Tag Archives: mexican

lengua

17 Nov

beef lenguaShort days are the bane of my existence. I feel like I get fucking anxiety when the sun starts to set. And when I try to make lengua and cook it for 6 hours and I can’t manage to get it done before it’s dark so I can take pictures, then everything doubly feels like the worst. Dramatic much? Shut up. I’ve got like one month till the days start to get longer. I’ll make it. Pretty sure. At least I have the world’s best heater in my apartment. Probably illegal. A little metal box of fire.
pastured beef tongue pastured beef tongueI wanted to smoke this tongue. I told you, I need a little house to rent with a little yard that is just right for a smoker. You’re welcome to come hang out in my mythical backyard and smoke some meat with me, maybe. I hate most everyone. But needless to say, I made this the way I normally make it, which is nothing to be so sad at. But man, everything else is making me sad. Except the prospective name of my soon to happen Christmas party. Samantha is a genius. Or we just have the same stupid sense of humor. But she almost made me choke on my tea. Which isn’t too unusual when I’m messaging with her. Choking on or spitting out food or liquids is pretty much normal. My computer’s gross.
bone brothboiled slow cooked tongue There’s a place in San Antonio that my boss took me to (after making me sweat by being a damn Mexican jerk and not telling me the name for like 3 angst-ridden months) that’s a tortilla factory that also sells barbacoa and lengua. That’s it. They must have vats of cows’ heads that they then shred the meat for one option and shred the tongue for the other. I love San Antonio. I once made a cow’s head. It was glorious. The tongue inside his head was glorious. Here is just a tongue. We can dream together of the next time I can make the whole head, tongue intact.
slow cooked beef tongue lengua skinned beef tongueOnce again, I plead with you to use a good broth. Look at all the damn bones I used. Beef back ribs and pork spareribs. My apartment always smells, as do my clothes and probably my hair. Oops.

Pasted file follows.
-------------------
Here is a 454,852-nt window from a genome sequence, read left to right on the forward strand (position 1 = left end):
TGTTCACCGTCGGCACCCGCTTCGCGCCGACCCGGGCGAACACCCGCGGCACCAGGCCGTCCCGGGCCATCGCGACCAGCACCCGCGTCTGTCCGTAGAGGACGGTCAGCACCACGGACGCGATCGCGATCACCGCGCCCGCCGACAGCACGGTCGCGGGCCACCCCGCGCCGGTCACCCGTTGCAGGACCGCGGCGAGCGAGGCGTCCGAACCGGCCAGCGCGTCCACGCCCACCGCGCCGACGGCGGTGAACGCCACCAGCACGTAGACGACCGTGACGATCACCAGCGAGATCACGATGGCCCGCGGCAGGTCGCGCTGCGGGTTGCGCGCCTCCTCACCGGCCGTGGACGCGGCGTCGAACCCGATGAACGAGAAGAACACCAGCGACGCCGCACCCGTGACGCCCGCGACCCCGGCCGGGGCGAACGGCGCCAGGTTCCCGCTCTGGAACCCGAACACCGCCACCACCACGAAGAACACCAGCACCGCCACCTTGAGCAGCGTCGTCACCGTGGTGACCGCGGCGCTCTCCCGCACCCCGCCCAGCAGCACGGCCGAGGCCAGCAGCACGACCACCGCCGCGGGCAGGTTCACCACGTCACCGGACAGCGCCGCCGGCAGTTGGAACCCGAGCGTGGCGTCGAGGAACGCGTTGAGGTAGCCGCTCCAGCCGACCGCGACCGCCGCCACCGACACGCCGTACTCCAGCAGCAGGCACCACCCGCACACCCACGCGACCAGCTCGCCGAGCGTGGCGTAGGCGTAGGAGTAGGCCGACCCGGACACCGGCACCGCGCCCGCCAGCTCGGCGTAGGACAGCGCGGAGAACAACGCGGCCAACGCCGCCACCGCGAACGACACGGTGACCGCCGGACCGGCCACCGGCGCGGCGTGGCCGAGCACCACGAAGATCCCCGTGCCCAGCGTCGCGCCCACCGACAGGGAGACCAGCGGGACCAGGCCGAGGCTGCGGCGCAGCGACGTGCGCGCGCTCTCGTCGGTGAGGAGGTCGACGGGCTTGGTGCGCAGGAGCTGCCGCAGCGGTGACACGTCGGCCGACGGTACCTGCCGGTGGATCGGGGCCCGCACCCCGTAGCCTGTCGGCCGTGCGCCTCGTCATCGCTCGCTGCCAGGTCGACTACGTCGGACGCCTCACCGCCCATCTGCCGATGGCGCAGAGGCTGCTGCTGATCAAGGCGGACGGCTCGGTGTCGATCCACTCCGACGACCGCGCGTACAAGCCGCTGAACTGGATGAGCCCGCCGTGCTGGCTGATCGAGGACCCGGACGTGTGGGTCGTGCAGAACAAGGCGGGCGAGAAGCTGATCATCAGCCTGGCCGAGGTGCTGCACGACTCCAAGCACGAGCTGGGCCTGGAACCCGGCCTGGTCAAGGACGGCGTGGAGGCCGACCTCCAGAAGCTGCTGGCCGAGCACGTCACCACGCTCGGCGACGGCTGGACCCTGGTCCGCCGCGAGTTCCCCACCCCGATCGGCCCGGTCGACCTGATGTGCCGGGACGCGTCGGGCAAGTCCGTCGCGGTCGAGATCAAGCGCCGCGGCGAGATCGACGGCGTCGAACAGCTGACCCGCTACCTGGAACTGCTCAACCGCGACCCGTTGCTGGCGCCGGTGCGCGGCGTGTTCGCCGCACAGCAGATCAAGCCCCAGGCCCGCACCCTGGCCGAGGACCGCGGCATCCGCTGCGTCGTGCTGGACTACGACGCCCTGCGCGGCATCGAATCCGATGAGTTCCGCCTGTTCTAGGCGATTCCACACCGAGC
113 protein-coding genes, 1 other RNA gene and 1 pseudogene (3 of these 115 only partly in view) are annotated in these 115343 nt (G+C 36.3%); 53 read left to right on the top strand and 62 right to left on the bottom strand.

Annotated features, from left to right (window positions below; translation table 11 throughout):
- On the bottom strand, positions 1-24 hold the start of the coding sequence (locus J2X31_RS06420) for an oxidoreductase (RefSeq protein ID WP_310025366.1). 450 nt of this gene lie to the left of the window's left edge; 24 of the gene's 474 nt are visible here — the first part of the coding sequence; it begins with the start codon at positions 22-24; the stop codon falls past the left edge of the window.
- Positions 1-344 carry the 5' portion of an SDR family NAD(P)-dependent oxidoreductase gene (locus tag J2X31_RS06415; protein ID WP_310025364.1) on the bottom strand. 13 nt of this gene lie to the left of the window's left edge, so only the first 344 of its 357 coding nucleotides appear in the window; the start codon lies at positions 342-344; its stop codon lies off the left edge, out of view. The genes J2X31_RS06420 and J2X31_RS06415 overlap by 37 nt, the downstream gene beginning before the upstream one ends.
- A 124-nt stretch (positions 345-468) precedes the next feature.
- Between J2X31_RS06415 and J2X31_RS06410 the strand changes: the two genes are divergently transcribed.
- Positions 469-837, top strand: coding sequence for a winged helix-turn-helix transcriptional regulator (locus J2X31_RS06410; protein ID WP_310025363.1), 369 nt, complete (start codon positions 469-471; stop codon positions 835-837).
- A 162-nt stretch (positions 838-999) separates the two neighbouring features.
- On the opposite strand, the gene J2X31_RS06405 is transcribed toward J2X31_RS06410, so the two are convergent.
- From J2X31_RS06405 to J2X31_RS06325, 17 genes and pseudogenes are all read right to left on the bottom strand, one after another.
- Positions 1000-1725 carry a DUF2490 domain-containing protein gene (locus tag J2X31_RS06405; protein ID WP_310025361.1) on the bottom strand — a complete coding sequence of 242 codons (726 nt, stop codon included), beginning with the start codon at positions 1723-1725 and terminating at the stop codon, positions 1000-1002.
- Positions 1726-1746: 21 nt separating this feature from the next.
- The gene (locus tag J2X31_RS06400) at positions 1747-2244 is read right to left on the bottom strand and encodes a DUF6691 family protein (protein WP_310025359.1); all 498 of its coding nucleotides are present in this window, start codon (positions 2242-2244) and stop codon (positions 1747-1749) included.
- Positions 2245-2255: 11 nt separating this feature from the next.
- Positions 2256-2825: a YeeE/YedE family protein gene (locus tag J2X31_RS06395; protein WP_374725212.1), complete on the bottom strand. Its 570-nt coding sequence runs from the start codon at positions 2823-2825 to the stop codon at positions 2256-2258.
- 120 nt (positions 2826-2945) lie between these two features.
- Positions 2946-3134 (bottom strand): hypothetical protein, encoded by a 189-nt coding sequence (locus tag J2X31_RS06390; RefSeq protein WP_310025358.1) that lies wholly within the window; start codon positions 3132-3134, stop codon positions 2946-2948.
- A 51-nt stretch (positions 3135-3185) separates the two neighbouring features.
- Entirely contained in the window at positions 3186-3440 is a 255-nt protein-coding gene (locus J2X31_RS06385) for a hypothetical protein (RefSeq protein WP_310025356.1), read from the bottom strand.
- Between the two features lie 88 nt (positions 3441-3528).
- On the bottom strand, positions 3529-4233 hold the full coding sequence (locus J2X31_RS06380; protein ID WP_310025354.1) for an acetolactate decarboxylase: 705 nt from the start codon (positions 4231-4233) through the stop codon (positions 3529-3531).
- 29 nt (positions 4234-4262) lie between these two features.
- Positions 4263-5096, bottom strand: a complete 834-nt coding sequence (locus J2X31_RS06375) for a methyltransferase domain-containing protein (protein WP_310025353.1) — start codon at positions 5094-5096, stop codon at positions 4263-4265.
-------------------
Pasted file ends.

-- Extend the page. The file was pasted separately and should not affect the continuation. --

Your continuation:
lengua

cow’s tongue
bone broth (I don’t care what kind of bones)
1 onion
head of garlic
4 bay leaves
salt

1. Preheat the oven to 250 degrees. Put the tongue in an ovenproof pot and mostly cover with broth. It’s okay if it’s not fully covered, plus it’ll kinda float anyway, so don’t get mad at it.

2. Cover and bring to a boil on the stovetop.

3. Meanwhile, cut the onion in half and peel and smash all of the garlic cloves. Add these to the pot. Add in about a tablespoon of salt (assuming your broth isn’t salty).

4. Put the covered pot in the oven and cook for about 6 hours.

5. Remove the tongue from the broth and when it’s cool enough to not burn the crap out of your hand, peel the skin off. It’ll come right off.

6. Shred the tongue with a fork and then if you want, crisp it in a pan. I usually just shred off what I’m going to eat and leave the rest of the tongue intact. Crispy tongue is my favorite, but you certainly can just pile it in a tortilla. Salt it.

Tortillas, pickled onions, cilantro, salsa, radishes, avocado…um yes.

Maybe I need a new cat. A kitten. That’ll cure my ills, don’t you think?

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calabaza en tacha

4 Nov